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Messages - tacojohn

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I posted this on my blog, but I'll x-post it here.  Feel free to rip me here or there if you disagree.


I know thereís a great temptation to work 24/7.  If that works for you, fine.  Personally, after about 8-10 hours of this type of work, Iím useless.  Iím staring at words, mindlessly typing in an outline, stuck on the most basic problems in an outline.  So unless I have mindless-type work to do, I just give up.  I make dinner, play video games, even go out.  If youíre able to put in 16-18 hour days, more power to you.  But not everyone can and not everyone needs to.  And if you continue to sit there and stare at something you canít get mostly because youíre just tired, then youíre just stressing yourself out for no good reason.

Practice makes perfect

Outlines are great.  Itís wonderful to synthesize information like that, and if you do it right, the end result is really rewarding.  Iím also of the opinion (that I think is a minority view) that a good outline is very useful on the exam, not just as something to get you thinking about the test.  But many a law student with a great outline has walked into a test feeling like they knew they were prepared, and walked out feeling shell-shocked (rightly so when grades come out).  I disagree that there is nothing like law school exams, but they do have major fundamental differences than other types of tests.

I donít think Examples and Explanations or commercial practice tests do you justice.  Go find your profs old tests and work them out.  I never right answers out, I just sit in my apartment and talk to myself.  I might type out some notes like major conclusions, but I donít try to put myself in a testing environment.  I just bounce ideas around and use my outline.  Outlines are great tools, but you need to know how to use them, and practicing with a profs old tests is the best way, in my humble opinion.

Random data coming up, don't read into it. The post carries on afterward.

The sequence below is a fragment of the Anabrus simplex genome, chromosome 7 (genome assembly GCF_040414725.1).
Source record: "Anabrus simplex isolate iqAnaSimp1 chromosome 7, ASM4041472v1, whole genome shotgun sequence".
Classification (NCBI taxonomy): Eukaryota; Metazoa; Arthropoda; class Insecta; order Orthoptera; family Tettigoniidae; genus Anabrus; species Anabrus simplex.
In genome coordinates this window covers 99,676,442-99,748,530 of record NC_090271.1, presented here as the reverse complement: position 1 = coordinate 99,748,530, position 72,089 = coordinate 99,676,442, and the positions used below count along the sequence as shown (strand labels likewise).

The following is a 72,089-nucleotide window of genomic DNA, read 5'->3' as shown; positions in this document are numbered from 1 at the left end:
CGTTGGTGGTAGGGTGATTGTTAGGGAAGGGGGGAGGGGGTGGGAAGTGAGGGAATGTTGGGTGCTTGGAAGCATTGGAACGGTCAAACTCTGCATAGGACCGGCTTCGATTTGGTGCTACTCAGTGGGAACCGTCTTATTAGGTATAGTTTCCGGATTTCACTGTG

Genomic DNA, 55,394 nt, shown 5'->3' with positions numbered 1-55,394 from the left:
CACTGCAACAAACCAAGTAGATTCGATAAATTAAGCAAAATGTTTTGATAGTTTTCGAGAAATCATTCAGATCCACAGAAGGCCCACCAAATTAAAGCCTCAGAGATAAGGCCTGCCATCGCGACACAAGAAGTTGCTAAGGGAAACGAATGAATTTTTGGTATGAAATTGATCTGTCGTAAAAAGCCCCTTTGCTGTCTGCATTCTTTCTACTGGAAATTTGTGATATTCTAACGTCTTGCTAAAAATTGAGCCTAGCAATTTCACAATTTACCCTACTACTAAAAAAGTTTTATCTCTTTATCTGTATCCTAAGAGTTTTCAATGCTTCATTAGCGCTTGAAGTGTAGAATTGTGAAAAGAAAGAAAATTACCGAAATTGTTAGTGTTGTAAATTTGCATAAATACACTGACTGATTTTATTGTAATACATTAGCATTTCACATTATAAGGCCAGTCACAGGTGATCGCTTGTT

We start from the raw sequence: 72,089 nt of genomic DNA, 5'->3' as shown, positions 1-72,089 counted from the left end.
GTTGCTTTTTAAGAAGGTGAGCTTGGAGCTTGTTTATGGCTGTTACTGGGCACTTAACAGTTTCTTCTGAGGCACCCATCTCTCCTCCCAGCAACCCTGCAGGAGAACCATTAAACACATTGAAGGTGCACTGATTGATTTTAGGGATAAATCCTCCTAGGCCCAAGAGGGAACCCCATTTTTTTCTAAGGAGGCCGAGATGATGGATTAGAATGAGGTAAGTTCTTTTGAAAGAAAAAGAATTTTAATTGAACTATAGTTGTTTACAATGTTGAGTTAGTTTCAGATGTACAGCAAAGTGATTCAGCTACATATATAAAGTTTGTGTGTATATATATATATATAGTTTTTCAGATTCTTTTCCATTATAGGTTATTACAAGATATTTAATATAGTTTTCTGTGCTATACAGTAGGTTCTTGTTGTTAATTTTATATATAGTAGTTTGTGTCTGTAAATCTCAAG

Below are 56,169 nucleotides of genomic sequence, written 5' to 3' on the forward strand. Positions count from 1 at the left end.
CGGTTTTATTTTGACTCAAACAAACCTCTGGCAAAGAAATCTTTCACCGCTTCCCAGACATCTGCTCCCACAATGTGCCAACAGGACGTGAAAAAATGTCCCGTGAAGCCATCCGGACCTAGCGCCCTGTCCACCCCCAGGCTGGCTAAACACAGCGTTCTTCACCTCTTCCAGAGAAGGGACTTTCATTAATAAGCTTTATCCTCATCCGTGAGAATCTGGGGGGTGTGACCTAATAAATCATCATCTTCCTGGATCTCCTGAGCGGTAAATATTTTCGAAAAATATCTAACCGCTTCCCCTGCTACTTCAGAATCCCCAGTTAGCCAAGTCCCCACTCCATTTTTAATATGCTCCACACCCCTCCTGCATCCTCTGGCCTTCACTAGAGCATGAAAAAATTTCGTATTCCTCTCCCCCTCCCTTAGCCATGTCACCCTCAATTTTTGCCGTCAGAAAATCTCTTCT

Dealing with the Aftermath

When you walk out of your first law school exam, you will be flooded with numerous emotions.  Iíve had some pretty intense test taking experiences.  In a post that is long gone, I did say that law school finals donít quite match up to the International Bacculareate exam period, but itís a solid number two.  You will likely be feeling a high and a low, like you aced it, and like you failed.

First things first: pay attention to no one and book it out of there.  I donít have a problem with this because Iím an extremely quick test-taker and am almost always done before time.  But get away from the scene of the crime.  I know thereís a tendancy to sit there and dwell on it, but try not to.  Leave the test room.  A lot of people like to go out to lunch or dinner after an exam.  I like that idea, and I found it helpful sometimes.  It was certainly great after my Torts exam, which really meant we were running downhill for the rest of finals.  But donít talk about the test.  Go home and sleep on it.

When you wake up, before you get back to studying think and ask yourself these two questions:

   1. Was I satisfied how well I prepared?
   2. Given how well I prepared,  was I happy with how I did on the test?